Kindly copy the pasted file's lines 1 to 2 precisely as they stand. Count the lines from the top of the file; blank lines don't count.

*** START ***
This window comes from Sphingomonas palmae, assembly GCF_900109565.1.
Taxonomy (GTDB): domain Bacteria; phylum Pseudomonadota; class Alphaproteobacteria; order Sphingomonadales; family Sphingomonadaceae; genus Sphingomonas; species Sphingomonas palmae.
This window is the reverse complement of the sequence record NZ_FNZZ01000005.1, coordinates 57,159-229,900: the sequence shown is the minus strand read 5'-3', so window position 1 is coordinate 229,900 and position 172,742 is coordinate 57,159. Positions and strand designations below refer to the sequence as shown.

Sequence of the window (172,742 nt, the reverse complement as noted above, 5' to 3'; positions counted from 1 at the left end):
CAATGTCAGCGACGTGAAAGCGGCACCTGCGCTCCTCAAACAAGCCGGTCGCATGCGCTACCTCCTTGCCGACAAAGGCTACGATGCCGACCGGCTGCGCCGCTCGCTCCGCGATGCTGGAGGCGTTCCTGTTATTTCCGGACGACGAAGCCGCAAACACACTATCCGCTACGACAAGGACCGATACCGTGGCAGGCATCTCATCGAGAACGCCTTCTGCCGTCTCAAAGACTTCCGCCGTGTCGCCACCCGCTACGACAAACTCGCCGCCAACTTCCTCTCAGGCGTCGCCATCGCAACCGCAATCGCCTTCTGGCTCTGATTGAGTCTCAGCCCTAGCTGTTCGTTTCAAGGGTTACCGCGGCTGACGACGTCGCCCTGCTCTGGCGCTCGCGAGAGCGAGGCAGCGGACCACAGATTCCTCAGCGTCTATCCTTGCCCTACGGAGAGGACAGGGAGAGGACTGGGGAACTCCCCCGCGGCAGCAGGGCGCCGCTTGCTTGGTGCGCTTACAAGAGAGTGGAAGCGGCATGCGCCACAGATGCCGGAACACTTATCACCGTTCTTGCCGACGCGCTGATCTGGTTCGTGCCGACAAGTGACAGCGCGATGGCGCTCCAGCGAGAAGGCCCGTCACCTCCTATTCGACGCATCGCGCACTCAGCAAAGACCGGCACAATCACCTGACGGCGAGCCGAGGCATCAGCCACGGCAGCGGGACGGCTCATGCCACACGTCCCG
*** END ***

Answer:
This window comes from Sphingomonas palmae, assembly GCF_900109565.1.
Taxonomy (GTDB): domain Bacteria; phylum Pseudomonadota; class Alphaproteobacteria; order Sphingomonadales; family Sphingomonadaceae; genus Sphingomonas; species Sphingomonas palmae.